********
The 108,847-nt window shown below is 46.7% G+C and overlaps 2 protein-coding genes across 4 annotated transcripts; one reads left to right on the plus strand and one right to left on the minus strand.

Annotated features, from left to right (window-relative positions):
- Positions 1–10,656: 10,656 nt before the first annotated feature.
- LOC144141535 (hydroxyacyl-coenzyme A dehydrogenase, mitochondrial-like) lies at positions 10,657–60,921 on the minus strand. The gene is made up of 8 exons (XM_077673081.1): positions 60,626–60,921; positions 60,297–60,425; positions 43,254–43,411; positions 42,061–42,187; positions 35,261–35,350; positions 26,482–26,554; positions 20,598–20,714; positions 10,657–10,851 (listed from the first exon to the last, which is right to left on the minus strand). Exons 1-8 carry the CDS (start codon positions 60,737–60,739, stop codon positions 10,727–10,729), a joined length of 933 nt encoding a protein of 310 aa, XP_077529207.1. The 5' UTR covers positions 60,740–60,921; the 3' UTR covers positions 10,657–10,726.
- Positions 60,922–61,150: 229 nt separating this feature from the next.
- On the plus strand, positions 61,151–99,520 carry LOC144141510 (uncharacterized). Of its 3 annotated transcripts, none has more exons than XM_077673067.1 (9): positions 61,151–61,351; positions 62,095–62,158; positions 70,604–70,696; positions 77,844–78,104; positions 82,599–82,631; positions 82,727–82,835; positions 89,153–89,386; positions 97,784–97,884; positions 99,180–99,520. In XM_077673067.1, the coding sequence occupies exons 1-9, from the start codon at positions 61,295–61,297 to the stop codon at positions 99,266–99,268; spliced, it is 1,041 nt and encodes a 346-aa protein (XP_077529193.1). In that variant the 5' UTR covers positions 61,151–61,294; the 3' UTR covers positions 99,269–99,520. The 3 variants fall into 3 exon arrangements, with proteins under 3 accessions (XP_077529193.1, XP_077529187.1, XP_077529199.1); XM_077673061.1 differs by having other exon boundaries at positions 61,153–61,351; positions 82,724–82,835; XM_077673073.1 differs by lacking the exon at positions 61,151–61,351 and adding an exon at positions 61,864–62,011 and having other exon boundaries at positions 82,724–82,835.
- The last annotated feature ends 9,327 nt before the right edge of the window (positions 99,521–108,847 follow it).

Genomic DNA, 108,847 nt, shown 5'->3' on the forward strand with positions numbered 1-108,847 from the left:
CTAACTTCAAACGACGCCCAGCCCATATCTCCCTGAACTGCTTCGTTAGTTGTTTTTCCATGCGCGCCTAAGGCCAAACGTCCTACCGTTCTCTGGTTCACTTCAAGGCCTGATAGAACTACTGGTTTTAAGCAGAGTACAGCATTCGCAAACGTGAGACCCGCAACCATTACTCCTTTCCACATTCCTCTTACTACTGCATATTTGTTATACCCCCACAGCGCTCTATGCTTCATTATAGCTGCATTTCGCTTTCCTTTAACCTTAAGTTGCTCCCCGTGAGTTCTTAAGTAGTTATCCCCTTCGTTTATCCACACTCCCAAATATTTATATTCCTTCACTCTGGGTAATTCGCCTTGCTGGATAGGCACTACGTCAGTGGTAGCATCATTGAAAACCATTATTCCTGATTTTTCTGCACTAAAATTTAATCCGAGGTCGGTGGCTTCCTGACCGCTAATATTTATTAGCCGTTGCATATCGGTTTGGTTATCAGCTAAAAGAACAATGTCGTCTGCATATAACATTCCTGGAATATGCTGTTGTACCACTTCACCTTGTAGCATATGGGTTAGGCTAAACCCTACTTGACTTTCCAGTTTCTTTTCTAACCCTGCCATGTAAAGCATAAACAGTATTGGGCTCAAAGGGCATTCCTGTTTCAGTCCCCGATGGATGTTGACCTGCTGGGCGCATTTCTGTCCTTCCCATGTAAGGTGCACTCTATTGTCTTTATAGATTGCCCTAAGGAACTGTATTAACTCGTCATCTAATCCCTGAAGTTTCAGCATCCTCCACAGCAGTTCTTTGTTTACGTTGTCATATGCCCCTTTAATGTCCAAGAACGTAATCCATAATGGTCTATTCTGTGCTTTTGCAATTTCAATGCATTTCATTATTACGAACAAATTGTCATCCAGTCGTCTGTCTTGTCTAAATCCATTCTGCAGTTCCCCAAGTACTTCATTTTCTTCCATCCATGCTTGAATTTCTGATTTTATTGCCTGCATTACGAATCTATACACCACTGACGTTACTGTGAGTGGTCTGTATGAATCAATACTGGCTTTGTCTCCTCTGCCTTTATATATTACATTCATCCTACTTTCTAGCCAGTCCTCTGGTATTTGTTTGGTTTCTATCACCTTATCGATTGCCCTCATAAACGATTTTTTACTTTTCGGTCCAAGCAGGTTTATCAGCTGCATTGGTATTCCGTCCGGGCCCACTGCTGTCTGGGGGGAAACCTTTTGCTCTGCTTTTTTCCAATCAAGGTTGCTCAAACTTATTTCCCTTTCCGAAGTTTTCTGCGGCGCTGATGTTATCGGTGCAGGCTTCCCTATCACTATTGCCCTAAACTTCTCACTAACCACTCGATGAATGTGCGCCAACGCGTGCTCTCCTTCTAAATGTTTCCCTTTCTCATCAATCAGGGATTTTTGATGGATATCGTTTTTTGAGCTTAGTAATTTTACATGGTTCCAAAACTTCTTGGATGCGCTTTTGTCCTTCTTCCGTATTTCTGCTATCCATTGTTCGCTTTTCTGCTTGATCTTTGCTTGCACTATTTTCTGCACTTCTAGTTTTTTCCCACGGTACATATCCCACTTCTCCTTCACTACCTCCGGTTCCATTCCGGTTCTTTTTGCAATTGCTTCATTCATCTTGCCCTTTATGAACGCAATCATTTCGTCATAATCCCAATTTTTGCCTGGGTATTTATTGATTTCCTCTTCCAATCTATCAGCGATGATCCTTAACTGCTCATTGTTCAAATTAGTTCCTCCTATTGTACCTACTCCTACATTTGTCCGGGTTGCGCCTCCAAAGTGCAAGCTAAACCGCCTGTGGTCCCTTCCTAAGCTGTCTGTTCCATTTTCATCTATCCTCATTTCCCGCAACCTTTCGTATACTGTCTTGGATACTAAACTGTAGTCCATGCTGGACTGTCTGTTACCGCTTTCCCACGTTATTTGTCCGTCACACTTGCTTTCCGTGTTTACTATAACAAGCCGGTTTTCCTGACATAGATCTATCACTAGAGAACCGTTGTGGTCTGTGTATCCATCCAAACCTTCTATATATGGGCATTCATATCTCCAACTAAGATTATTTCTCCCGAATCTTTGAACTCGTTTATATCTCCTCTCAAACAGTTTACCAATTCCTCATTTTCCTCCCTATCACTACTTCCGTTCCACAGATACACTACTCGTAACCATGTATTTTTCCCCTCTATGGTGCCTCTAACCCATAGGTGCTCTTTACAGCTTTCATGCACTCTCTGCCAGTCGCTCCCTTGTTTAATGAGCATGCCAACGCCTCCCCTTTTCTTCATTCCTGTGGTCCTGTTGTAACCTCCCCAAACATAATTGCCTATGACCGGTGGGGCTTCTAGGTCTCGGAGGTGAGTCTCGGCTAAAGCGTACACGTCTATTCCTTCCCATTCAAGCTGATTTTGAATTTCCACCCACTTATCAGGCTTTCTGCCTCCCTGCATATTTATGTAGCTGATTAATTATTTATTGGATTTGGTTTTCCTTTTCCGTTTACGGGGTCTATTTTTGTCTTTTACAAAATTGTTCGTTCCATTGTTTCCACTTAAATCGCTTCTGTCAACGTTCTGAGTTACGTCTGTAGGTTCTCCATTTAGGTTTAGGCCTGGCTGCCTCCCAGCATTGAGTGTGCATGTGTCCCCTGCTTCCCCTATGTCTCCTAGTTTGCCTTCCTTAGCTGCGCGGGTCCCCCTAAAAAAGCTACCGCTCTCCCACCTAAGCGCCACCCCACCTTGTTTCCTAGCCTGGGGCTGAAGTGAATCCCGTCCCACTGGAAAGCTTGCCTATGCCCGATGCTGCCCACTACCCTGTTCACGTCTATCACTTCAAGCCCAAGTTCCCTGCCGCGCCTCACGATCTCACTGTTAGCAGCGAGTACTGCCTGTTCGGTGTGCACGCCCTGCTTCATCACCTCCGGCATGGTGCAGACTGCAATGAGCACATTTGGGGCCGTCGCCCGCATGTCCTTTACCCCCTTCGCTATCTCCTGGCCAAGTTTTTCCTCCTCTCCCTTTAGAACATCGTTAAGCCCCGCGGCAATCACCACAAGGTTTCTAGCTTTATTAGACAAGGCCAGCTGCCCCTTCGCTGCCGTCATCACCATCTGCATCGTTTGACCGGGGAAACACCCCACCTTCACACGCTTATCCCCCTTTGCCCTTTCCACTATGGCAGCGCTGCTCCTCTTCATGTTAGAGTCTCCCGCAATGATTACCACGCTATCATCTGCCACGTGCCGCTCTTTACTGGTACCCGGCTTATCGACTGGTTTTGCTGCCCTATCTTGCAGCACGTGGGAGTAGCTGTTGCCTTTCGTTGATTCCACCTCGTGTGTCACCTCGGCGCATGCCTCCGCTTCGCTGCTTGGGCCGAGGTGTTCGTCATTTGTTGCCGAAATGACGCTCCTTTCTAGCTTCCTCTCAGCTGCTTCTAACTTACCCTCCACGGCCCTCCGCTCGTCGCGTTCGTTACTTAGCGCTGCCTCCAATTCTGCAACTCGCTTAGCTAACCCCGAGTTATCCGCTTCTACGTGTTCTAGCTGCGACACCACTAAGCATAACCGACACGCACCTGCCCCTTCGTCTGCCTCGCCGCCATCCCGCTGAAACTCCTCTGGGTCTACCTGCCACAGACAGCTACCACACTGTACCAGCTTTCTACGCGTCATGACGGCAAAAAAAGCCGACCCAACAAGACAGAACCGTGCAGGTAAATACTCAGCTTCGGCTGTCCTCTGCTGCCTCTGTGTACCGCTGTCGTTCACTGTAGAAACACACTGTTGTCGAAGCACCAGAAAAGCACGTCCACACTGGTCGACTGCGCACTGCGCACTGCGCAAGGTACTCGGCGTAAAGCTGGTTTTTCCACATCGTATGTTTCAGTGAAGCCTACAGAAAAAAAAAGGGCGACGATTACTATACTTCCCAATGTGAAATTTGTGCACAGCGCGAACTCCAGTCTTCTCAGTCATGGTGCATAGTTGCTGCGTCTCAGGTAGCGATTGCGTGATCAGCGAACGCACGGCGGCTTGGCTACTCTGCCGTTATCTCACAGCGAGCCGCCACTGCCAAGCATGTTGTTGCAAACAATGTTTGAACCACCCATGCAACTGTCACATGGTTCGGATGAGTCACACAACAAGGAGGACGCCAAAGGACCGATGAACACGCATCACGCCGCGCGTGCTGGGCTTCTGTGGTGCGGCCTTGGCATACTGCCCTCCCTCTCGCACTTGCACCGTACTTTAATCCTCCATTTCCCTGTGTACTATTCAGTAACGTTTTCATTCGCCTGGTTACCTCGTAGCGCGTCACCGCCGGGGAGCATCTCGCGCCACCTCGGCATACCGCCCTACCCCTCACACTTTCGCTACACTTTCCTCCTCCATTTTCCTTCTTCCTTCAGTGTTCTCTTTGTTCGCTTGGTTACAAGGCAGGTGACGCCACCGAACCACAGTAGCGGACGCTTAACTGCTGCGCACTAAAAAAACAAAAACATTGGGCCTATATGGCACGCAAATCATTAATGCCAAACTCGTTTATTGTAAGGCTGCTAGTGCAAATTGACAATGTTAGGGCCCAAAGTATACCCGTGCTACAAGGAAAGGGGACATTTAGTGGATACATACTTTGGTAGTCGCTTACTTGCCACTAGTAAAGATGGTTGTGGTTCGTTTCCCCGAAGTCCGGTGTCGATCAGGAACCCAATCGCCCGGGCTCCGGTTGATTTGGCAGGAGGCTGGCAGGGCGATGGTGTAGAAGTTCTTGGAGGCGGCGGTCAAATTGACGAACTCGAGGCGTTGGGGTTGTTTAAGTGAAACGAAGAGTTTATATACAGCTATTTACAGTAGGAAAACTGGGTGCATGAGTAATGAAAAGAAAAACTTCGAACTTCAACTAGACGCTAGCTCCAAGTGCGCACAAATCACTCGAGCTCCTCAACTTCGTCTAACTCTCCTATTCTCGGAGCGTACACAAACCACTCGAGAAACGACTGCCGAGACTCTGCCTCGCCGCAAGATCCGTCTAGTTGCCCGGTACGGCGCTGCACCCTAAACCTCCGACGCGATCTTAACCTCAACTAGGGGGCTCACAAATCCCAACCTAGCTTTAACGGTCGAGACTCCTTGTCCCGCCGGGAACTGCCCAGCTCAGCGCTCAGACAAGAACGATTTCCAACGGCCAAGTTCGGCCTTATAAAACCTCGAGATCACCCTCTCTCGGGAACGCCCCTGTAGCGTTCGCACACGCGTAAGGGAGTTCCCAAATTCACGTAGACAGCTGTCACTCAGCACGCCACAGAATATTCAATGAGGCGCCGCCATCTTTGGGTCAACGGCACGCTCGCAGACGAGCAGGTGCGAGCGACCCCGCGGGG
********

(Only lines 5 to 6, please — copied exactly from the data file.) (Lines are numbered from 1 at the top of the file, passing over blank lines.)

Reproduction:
- Positions 60,922–61,150: 229 nt separating this feature from the next.
- On the plus strand, positions 61,151–99,520 carry LOC144141510 (uncharacterized). Of its 3 annotated transcripts, none has more exons than XM_077673067.1 (9): positions 61,151–61,351; positions 62,095–62,158; positions 70,604–70,696; positions 77,844–78,104; positions 82,599–82,631; positions 82,727–82,835; positions 89,153–89,386; positions 97,784–97,884; positions 99,180–99,520. In XM_077673067.1, the coding sequence occupies exons 1-9, from the start codon at positions 61,295–61,297 to the stop codon at positions 99,266–99,268; spliced, it is 1,041 nt and encodes a 346-aa protein (XP_077529193.1). In that variant the 5' UTR covers positions 61,151–61,294; the 3' UTR covers positions 99,269–99,520. The 3 variants fall into 3 exon arrangements, with proteins under 3 accessions (XP_077529193.1, XP_077529187.1, XP_077529199.1); XM_077673061.1 differs by having other exon boundaries at positions 61,153–61,351; positions 82,724–82,835; XM_077673073.1 differs by lacking the exon at positions 61,151–61,351 and adding an exon at positions 61,864–62,011 and having other exon boundaries at positions 82,724–82,835.